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San Pablo Avenue plan back to ZAB

By Judith Scherr Daily Planet staff
Wednesday June 06, 2001

Just before folks crowded into and overflowed out of the Council Chambers Tuesday night to voice pros and cons of a development across the street from Live Oak Park, another highly controversial development proposal was quietly and temporarily derailed. 

A threat of a lawsuit by neighbors who oppose Panoramic Interests proposed project at 2700 San Pablo Ave. and a reported counter threat of a suit by Panoramic Interests’ developer Patrick Kennedy was to be discussed by the City Council in closed session at about 5:30 p.m. Tuesday. (Litigation or the threat of litigation is one of the legitimate subjects a government body may discuss behind closed doors.) 

But a letter to the city attorney by Kennedy’s attorney Michael Durkee made the council discussion unnecessary and sent the project back to the Zoning Adjustments Board. 

“...after much thought and consideration, our client believes that a new approval process before the ZAB will allow (the developers) a better forum to address the points raised by the opposition and will clearly reveal both how their project complies with applicable law and why it will be a remarkably positive addition to the community,” according to the letter.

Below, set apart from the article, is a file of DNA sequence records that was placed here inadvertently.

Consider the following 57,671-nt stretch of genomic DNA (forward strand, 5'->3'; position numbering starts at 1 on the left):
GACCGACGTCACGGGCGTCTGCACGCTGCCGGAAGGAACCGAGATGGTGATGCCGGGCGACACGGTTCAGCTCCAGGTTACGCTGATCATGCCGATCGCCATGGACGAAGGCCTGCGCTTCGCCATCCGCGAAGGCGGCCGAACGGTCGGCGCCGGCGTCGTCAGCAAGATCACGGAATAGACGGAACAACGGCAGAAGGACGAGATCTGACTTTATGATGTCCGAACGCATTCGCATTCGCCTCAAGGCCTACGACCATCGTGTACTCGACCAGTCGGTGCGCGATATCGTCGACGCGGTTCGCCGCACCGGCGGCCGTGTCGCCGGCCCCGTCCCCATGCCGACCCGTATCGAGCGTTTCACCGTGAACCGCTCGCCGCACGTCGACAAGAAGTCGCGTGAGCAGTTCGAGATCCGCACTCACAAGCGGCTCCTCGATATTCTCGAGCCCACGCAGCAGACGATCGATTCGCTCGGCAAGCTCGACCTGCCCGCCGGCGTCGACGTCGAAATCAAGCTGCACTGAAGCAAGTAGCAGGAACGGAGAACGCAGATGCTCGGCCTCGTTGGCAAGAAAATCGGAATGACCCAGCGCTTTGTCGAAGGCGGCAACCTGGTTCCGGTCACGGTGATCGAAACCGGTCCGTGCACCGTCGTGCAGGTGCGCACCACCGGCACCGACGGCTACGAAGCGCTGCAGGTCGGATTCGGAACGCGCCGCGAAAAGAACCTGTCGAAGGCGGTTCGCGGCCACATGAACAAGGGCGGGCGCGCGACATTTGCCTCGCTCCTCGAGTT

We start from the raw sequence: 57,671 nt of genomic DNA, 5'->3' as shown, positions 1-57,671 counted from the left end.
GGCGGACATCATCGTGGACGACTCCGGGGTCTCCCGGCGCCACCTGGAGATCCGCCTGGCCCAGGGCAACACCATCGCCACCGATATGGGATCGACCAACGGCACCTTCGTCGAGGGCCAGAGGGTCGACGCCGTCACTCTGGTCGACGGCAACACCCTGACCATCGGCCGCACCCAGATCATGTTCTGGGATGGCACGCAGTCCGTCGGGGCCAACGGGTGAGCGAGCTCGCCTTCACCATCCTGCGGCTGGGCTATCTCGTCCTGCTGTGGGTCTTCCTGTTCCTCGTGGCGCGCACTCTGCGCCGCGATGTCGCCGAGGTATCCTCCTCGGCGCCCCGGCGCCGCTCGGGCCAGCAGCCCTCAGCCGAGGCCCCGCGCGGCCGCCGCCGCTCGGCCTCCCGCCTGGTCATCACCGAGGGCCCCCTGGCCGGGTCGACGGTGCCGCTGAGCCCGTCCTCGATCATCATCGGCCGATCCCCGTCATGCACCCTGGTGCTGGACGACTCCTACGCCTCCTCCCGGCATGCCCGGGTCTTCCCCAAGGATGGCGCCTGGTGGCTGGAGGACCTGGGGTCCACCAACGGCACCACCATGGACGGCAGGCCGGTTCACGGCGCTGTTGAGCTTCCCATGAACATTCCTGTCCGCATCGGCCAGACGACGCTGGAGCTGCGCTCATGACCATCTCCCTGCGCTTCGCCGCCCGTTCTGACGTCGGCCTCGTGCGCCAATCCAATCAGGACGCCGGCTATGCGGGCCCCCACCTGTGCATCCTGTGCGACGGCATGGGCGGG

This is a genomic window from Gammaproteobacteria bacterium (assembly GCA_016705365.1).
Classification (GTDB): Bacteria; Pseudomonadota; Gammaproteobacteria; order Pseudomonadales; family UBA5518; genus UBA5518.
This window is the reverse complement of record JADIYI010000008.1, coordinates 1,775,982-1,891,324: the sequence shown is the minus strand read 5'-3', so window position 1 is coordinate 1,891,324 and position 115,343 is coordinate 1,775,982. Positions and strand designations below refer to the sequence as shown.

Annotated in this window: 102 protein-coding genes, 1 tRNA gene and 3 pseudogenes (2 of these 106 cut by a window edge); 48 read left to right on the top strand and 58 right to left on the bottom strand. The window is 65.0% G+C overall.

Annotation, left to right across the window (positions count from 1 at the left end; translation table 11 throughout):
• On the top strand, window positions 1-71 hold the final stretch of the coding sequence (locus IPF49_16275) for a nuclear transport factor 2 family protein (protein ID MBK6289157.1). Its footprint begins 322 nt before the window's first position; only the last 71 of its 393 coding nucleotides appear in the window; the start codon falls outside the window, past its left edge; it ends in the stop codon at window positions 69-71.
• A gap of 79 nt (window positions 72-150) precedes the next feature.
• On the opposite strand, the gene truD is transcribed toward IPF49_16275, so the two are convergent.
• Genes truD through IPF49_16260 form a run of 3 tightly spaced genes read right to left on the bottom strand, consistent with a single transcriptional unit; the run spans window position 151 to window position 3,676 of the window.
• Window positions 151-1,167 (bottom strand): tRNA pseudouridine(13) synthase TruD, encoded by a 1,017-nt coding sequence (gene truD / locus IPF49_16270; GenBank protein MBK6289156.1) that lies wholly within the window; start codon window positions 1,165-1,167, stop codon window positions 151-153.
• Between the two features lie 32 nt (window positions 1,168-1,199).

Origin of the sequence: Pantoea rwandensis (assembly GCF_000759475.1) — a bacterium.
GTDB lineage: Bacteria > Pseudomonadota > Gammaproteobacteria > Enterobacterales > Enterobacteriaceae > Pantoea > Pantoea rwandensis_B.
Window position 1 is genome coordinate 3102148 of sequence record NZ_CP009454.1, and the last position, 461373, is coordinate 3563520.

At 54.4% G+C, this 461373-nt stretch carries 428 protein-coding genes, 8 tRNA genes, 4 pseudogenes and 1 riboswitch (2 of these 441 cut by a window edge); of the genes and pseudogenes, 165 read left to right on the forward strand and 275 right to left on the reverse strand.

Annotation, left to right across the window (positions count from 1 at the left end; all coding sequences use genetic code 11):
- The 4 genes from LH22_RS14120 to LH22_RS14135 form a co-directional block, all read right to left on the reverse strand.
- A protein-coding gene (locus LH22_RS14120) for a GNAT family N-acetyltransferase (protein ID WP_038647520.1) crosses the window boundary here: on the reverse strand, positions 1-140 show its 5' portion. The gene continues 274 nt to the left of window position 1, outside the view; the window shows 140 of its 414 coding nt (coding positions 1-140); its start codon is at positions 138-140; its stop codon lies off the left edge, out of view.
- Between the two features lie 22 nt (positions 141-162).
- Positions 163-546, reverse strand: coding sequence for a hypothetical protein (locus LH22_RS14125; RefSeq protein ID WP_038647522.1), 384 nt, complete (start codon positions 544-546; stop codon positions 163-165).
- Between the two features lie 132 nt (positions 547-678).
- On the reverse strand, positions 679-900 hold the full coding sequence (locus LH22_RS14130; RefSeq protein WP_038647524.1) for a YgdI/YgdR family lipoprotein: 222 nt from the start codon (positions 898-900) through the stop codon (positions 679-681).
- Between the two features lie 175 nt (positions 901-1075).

Howie Muir, of Neighbors for Responsible Development, said his organization of neighbors living near the proposed project, were reacting to the fact that the ZAB had approved one project, but when the Neighbors appealed it, a new project went before the City Council and was approved. 

The council-approved project is a four-story 35-unit complex that has four live-work units and retail on the ground floor. A development with 48 units, no live-work, the entire ground floor as retail and more parking spaces had been approved by the ZAB. 

Muir said, in the lawsuit, the Neighbors would have argued that, since the project presented to the City Council was a new proposal, it needed a fresh environmental study under the California Environmental Quality Act. 

In an interview Tuesday, Kennedy said although the lawsuit “lacks merit,” he would rather take his project back to ZAB than face a protracted lawsuit. “I want the record to show that the impact on the environment is less significant,” Kennedy said. 

Councilmember Dona Spring said she was happy the project was going back to ZAB. “I think there is a chance for modification,” she said. 

Neighbors have consistently said four stories is too high for the area, while Kennedy has argued anything less would make it infeasible for him to build. 

“I’m feeling fairly elated,” Muir said.